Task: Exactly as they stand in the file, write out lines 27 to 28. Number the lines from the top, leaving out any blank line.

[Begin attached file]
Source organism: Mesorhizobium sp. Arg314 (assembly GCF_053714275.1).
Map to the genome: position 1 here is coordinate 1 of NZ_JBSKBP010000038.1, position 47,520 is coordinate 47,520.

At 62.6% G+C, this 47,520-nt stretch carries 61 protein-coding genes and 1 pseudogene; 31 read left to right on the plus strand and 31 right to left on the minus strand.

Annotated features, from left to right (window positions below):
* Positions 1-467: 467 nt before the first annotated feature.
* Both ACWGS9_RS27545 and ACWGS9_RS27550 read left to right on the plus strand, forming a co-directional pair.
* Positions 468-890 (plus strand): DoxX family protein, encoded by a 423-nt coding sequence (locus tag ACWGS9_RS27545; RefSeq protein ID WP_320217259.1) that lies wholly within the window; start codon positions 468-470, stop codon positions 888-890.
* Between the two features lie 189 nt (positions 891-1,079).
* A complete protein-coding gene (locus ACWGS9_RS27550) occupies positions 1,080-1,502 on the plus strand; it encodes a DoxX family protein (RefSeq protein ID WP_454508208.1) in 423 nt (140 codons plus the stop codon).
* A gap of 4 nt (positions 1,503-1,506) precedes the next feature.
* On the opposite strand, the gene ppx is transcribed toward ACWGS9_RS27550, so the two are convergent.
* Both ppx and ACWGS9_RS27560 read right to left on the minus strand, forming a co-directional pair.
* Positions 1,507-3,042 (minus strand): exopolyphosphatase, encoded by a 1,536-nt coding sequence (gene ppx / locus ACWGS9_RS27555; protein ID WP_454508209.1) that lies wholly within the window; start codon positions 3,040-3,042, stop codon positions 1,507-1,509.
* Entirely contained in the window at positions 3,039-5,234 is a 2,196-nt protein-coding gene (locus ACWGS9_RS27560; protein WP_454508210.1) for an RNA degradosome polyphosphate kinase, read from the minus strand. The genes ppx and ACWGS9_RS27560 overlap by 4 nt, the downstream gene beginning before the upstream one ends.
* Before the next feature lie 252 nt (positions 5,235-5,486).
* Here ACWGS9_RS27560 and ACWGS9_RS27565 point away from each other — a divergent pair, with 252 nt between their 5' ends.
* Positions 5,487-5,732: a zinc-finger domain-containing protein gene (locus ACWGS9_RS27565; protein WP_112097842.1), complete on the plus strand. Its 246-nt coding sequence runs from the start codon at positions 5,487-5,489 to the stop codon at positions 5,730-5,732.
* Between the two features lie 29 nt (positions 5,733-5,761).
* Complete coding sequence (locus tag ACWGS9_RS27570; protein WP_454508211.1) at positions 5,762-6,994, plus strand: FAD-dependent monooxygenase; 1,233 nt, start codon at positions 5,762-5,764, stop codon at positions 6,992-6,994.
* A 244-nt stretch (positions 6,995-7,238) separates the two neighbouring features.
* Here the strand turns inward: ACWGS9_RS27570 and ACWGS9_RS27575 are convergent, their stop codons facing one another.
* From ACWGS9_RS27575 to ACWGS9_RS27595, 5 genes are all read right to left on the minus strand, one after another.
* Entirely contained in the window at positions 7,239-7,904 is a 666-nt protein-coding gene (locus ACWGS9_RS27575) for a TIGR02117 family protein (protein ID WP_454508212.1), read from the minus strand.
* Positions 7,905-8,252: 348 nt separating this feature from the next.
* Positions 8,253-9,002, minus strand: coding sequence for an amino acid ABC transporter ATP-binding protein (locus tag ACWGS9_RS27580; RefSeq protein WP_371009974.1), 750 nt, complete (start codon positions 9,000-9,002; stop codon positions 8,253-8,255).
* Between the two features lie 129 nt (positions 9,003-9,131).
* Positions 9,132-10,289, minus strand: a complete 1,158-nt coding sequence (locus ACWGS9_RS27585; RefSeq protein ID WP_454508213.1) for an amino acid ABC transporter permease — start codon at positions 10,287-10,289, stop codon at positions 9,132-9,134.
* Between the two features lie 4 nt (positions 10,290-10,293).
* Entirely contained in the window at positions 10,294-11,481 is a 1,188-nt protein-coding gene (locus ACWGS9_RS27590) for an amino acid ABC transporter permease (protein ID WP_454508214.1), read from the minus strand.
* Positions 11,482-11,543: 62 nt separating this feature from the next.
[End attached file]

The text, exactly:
* Positions 9,132-10,289, minus strand: a complete 1,158-nt coding sequence (locus ACWGS9_RS27585; RefSeq protein ID WP_454508213.1) for an amino acid ABC transporter permease — start codon at positions 10,287-10,289, stop codon at positions 9,132-9,134.
* Between the two features lie 4 nt (positions 10,290-10,293).